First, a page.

10 January 2020

Liars, Lies and Lying

Welcome back. At the close of 2019, the most viewed post of the more than 660 on this blog was Facial Expressions Addendum

That 2015 post described the Facial Action Coding System for human expressions by Paul Ekman and colleagues. Facial micro-expressions usually occur when a person is deliberately or unconsciously concealing a feeling, which might be lying. (I refer you to the TV show Lie to Me, if you can find it.)

Are you a good liar, or does it
(from Walt Disney Productions)?
I hope there’s still interest in lying, because that’s the subject of today’s post. A recent study by researchers affiliated with Maastricht University in the Netherlands and the U.K.’s University of Portsmouth examined the association between deception ability and lie prevalence and characteristics as well as how “good liars" use deception strategies.

Lying Survey
The researchers surveyed 194 participants (175 U.S. and 19 Indian citizens) through Amazon Mechanical Turk with a two-part online questionnaire. Definitions were provided.

In Part 1, participants rated how good they were at deceiving others (1-very poor to 10-excellent); they estimated the number of lies they told during the past 24 hours; and they responded to multiple-response questions about those lies: (i) types of lies told (white lies, exaggerations, lies of omission/concealment, lies of commission/fabrications or embedded lies), (ii) to whom they lied (family, friend, employer, colleague, authority figure or other) and (iii) the mediums of deception (face-to-face, phone, social media, text message, email or other).

In Part 2 of the questionnaire, participants explained strategies they use when telling lies; how important they consider verbal and nonverbal strategies are for lying successfully (1–not important to 10–very important); and which verbal strategies they use from a predetermined list (e.g., reporting from previous experience, providing unverifiable details, telling a plausible story).

Lie Prevalence and Characteristics
Using the self-reported ratings of deception ability, the researchers categorized participants as poor liars (51), neutral liars (75) or good liars (68). Of the poor liars, 70% were female, while 53% of the good liars were male. There was no significant association between deception ability and education level.

The participants told an average of 1.6 lies during the last 24 hours (from 0 to 20 lies), but that was highly skewed. The six most prolific liars accounted for nearly 39% of the lies, and 39% of the participants reported telling no lies.

In general, good liars told the most lies per day, mainly white lies and exaggerations to colleagues, friends or others, such as romantic partners, not to family, employers or authority figures. They told most lies face-to-face.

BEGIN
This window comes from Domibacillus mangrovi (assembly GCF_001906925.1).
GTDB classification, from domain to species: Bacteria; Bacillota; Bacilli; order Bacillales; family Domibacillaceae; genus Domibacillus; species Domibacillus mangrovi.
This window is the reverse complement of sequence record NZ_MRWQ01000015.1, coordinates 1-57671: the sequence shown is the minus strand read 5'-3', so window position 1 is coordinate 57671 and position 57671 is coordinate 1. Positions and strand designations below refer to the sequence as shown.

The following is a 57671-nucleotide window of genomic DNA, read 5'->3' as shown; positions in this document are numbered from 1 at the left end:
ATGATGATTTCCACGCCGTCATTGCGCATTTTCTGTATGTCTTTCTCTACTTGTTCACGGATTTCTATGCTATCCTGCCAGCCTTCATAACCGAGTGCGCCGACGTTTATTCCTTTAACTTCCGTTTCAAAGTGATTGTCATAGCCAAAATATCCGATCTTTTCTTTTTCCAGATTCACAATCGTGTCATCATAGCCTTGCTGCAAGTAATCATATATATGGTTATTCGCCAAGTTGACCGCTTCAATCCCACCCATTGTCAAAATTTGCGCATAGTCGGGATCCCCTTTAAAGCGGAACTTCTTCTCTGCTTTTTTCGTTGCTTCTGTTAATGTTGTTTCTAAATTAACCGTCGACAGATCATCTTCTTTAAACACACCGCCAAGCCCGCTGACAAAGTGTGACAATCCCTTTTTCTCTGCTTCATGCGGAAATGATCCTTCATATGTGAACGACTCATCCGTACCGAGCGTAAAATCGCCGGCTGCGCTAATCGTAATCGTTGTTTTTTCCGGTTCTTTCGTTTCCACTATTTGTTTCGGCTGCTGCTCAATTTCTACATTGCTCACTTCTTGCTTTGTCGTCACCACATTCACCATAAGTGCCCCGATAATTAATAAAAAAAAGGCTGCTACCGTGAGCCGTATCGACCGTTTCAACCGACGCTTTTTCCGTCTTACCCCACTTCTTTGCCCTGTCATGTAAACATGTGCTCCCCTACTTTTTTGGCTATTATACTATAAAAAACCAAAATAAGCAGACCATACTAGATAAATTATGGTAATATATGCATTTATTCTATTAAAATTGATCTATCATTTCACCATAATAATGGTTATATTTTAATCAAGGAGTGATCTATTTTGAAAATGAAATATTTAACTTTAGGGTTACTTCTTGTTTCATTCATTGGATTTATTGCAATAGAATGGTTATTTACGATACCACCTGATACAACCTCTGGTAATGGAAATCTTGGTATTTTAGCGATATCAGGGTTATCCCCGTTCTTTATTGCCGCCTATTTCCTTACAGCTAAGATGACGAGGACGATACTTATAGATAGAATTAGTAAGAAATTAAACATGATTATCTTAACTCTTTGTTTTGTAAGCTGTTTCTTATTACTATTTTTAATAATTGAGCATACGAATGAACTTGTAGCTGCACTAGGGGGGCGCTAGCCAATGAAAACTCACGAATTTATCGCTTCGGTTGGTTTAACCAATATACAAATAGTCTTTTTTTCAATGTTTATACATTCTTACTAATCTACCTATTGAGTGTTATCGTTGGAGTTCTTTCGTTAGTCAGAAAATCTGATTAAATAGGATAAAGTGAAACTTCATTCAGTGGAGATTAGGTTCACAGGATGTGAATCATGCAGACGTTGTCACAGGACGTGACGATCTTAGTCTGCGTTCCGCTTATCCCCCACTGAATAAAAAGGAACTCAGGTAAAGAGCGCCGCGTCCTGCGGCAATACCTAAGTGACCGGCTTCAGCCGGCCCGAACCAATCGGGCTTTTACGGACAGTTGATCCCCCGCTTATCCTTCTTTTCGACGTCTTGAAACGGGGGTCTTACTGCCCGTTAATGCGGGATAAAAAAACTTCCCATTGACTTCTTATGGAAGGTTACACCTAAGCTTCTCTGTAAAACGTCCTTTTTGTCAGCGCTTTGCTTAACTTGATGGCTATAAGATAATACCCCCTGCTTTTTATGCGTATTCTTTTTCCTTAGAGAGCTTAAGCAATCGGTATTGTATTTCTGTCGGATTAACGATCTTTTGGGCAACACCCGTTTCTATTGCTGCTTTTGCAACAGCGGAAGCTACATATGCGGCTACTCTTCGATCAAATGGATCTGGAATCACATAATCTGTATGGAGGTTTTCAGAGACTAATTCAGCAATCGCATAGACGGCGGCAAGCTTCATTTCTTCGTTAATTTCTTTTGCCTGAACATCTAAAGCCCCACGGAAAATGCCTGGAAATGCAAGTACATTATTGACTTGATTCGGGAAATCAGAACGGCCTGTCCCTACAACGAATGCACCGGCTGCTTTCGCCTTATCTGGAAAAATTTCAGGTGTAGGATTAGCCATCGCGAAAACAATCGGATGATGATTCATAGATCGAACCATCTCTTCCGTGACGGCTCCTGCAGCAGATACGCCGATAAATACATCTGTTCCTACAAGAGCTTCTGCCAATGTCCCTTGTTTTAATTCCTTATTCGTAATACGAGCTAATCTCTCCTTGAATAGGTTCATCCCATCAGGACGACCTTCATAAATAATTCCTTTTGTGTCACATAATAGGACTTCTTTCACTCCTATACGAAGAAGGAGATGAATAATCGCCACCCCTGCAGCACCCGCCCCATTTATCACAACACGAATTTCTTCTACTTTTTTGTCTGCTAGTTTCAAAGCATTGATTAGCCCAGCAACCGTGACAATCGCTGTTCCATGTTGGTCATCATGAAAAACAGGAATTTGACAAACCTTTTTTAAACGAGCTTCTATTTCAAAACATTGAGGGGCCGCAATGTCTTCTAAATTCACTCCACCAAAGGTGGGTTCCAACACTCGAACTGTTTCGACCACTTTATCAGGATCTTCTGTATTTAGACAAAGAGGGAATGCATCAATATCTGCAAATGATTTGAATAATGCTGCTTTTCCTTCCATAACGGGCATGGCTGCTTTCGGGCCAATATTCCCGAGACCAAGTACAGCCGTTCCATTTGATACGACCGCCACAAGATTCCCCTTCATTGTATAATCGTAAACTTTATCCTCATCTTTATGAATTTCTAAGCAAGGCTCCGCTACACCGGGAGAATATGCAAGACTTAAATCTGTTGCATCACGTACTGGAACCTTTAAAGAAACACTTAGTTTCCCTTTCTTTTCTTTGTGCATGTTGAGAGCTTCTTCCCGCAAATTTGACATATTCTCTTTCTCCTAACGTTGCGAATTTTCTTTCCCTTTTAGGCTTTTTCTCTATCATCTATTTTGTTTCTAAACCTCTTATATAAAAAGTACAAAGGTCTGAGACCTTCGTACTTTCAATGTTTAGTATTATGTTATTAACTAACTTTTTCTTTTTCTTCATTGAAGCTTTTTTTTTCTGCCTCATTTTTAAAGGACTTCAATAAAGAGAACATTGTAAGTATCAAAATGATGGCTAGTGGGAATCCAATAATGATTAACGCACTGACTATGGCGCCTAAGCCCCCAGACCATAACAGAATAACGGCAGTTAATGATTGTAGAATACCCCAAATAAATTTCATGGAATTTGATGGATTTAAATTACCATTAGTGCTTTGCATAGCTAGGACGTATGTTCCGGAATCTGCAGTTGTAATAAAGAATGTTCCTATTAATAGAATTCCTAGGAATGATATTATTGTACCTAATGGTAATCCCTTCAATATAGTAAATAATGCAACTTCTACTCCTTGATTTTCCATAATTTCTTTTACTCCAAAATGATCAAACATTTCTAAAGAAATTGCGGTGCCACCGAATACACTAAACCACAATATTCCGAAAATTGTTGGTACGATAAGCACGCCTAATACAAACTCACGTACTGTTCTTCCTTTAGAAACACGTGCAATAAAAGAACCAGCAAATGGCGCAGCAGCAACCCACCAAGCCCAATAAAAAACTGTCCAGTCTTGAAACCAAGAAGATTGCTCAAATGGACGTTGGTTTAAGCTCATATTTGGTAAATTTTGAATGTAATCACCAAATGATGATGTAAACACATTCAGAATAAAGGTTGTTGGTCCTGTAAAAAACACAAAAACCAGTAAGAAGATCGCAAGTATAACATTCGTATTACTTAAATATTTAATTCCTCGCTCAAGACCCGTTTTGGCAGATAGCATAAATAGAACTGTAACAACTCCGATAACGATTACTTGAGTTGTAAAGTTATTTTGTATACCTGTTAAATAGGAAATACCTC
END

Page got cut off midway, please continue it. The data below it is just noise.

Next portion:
Bar charts showing the participants’ use of different deception types during the past 24 hours; error bars are 95% confidence intervals (from journals.plos.org/plosone/article?id=10.1371/journal.pone.0225566).
Deception Strategies
The only statistically significant association between deception ability and deception strategy was with “No strategy.” Nevertheless, all liars judged behavioral strategies important for deceiving successfully.
Number (N) of surveyed participants using the listed deception strategies (modified from journals.plos.org/plosone/article?id=10.1371/journal.pone.0225566).
Favoring face-to-face deception, good liars commonly used the verbal strategies of embedding lies into truthful information and keeping their statements clear, simple and plausible. Good liars were also more likely to match the amount and type of details in their lies to the truthful part of their story and provide unverifiable details.

Poor liars were more likely to rely on avoidance, being intentionally vague or omitting certain details.

Wrap Up
The study did not survey a statistically random sample of any defined population, yet the results serve well for an exploratory study, as intended, especially in portraying good liars.

Not to spoil the moment, but I can’t leave the topic of lying without commenting on the president…Oh, never mind. Unlike when he says, “Everyone knows that,” everyone does know that. Thanks for stopping by.

Study of lying in PLOS One journal: journals.plos.org/plosone/article?id=10.1371/journal.pone.0225566
Article on study on EurekAlert! website: www.eurekalert.org/pub_releases/2019-12/uop-mtt122019.php

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